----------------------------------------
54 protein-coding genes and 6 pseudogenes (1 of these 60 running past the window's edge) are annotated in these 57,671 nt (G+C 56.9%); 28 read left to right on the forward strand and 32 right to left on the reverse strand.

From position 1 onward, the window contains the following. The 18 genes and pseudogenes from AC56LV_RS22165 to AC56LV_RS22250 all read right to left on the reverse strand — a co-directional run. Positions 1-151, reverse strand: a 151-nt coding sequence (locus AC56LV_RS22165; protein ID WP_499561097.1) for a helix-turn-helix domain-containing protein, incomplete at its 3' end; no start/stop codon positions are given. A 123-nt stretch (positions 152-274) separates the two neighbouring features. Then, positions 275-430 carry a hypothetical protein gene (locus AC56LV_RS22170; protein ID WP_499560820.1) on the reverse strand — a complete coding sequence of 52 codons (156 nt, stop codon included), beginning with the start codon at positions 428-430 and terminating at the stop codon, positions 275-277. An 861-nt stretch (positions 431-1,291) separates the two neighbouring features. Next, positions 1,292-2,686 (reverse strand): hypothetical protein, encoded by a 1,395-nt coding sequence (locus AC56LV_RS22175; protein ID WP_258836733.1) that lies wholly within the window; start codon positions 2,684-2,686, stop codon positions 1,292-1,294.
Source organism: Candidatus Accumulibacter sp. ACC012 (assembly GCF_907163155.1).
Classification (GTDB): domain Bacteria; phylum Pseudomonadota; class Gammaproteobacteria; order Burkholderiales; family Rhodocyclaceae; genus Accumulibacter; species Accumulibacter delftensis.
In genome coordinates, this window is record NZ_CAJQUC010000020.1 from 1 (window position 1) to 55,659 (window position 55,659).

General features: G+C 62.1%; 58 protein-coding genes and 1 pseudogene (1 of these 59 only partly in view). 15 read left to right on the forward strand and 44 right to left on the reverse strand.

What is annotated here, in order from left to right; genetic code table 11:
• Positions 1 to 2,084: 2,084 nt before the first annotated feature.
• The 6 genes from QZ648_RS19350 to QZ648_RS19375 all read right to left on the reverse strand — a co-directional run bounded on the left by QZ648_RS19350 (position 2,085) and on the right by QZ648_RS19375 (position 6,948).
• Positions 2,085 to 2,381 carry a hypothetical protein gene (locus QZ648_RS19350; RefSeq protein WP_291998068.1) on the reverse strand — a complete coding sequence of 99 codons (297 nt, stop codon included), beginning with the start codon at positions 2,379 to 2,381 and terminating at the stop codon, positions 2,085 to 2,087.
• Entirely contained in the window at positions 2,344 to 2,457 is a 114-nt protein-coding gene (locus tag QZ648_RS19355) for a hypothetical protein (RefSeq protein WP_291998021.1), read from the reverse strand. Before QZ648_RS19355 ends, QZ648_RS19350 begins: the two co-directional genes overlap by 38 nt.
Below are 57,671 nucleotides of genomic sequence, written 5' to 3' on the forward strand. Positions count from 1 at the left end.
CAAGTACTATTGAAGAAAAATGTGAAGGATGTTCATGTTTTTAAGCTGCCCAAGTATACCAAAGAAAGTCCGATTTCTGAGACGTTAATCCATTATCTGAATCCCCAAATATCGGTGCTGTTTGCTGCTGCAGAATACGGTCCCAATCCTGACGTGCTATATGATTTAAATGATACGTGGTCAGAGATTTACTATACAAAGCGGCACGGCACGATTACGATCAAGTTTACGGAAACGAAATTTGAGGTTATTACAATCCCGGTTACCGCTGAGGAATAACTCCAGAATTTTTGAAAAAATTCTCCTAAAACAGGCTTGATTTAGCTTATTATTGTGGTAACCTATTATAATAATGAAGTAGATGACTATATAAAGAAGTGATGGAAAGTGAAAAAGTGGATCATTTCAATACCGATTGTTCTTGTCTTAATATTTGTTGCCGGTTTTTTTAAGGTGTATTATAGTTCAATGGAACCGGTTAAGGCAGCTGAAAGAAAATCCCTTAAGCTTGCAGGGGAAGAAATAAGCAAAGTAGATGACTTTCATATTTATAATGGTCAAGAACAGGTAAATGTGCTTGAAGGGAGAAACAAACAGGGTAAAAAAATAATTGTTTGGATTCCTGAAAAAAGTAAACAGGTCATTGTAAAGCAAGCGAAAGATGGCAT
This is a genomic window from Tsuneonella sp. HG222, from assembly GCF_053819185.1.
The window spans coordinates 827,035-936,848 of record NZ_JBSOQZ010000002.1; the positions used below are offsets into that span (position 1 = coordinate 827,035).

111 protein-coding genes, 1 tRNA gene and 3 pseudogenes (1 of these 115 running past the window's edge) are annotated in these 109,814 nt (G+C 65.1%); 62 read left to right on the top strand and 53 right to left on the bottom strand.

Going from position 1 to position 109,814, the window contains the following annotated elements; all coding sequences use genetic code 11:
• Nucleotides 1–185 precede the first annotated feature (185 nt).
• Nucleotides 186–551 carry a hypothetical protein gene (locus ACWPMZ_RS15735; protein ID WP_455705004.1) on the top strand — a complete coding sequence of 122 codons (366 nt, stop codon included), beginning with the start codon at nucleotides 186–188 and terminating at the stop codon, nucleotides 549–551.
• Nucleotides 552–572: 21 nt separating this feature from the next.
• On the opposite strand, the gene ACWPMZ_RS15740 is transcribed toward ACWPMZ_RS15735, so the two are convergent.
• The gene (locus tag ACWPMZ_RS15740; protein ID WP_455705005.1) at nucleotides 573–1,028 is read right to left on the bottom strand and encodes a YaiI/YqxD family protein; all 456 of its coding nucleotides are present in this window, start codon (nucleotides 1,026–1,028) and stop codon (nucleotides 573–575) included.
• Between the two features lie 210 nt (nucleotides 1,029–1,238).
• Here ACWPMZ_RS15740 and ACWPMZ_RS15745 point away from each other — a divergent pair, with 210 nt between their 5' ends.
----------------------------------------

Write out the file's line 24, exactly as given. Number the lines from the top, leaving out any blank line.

• Here ACWPMZ_RS15740 and ACWPMZ_RS15745 point away from each other — a divergent pair, with 210 nt between their 5' ends.